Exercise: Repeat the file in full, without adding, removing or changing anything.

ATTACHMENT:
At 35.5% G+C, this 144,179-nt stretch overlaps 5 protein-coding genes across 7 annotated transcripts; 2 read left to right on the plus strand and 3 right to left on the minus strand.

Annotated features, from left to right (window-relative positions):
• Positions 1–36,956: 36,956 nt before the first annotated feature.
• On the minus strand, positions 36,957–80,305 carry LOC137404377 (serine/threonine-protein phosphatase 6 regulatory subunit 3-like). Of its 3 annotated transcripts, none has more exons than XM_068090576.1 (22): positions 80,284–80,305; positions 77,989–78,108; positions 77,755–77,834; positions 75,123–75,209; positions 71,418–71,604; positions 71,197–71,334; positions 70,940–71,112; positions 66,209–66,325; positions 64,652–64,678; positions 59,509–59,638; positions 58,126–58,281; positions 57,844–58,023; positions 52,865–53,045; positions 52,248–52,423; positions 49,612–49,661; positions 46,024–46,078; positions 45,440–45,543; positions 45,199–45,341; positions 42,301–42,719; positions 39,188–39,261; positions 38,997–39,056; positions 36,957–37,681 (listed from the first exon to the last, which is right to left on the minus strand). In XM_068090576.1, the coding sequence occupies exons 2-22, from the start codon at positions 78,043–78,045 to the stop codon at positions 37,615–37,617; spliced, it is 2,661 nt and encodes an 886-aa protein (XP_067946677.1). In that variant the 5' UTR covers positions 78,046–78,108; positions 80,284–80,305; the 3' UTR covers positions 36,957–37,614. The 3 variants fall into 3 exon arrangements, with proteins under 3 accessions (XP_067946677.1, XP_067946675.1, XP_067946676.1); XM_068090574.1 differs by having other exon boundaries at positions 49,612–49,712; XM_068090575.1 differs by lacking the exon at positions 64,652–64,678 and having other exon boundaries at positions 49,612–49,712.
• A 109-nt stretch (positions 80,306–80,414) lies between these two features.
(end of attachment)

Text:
At 35.5% G+C, this 144,179-nt stretch overlaps 5 protein-coding genes across 7 annotated transcripts; 2 read left to right on the plus strand and 3 right to left on the minus strand.

Annotated features, from left to right (window-relative positions):
• Positions 1–36,956: 36,956 nt before the first annotated feature.
• On the minus strand, positions 36,957–80,305 carry LOC137404377 (serine/threonine-protein phosphatase 6 regulatory subunit 3-like). Of its 3 annotated transcripts, none has more exons than XM_068090576.1 (22): positions 80,284–80,305; positions 77,989–78,108; positions 77,755–77,834; positions 75,123–75,209; positions 71,418–71,604; positions 71,197–71,334; positions 70,940–71,112; positions 66,209–66,325; positions 64,652–64,678; positions 59,509–59,638; positions 58,126–58,281; positions 57,844–58,023; positions 52,865–53,045; positions 52,248–52,423; positions 49,612–49,661; positions 46,024–46,078; positions 45,440–45,543; positions 45,199–45,341; positions 42,301–42,719; positions 39,188–39,261; positions 38,997–39,056; positions 36,957–37,681 (listed from the first exon to the last, which is right to left on the minus strand). In XM_068090576.1, the coding sequence occupies exons 2-22, from the start codon at positions 78,043–78,045 to the stop codon at positions 37,615–37,617; spliced, it is 2,661 nt and encodes an 886-aa protein (XP_067946677.1). In that variant the 5' UTR covers positions 78,046–78,108; positions 80,284–80,305; the 3' UTR covers positions 36,957–37,614. The 3 variants fall into 3 exon arrangements, with proteins under 3 accessions (XP_067946677.1, XP_067946675.1, XP_067946676.1); XM_068090574.1 differs by having other exon boundaries at positions 49,612–49,712; XM_068090575.1 differs by lacking the exon at positions 64,652–64,678 and having other exon boundaries at positions 49,612–49,712.
• A 109-nt stretch (positions 80,306–80,414) lies between these two features.